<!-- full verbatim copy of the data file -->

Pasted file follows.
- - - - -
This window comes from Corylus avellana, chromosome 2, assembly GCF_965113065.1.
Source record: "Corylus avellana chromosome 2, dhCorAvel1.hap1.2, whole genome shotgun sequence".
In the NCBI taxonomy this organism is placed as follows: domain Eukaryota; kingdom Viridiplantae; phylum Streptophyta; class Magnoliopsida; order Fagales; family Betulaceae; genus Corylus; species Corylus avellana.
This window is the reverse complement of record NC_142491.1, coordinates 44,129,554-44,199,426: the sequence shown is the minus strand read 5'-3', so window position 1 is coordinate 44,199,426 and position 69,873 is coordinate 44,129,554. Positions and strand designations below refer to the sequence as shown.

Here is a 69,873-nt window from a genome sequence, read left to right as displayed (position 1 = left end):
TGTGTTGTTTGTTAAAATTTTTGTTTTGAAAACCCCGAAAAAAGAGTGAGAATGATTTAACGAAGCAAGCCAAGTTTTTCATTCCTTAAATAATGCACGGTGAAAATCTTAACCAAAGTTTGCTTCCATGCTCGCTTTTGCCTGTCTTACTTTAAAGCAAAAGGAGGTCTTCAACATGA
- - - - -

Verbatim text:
This window comes from Corylus avellana, chromosome 2, assembly GCF_965113065.1.
Source record: "Corylus avellana chromosome 2, dhCorAvel1.hap1.2, whole genome shotgun sequence".
In the NCBI taxonomy this organism is placed as follows: domain Eukaryota; kingdom Viridiplantae; phylum Streptophyta; class Magnoliopsida; order Fagales; family Betulaceae; genus Corylus; species Corylus avellana.
This window is the reverse complement of record NC_142491.1, coordinates 44,129,554-44,199,426: the sequence shown is the minus strand read 5'-3', so window position 1 is coordinate 44,199,426 and position 69,873 is coordinate 44,129,554. Positions and strand designations below refer to the sequence as shown.

Here is a 69,873-nt window from a genome sequence, read left to right as displayed (position 1 = left end):
TGTGTTGTTTGTTAAAATTTTTGTTTTGAAAACCCCGAAAAAAGAGTGAGAATGATTTAACGAAGCAAGCCAAGTTTTTCATTCCTTAAATAATGCACGGTGAAAATCTTAACCAAAGTTTGCTTCCATGCTCGCTTTTGCCTGTCTTACTTTAAAGCAAAAGGAGGTCTTCAACATGA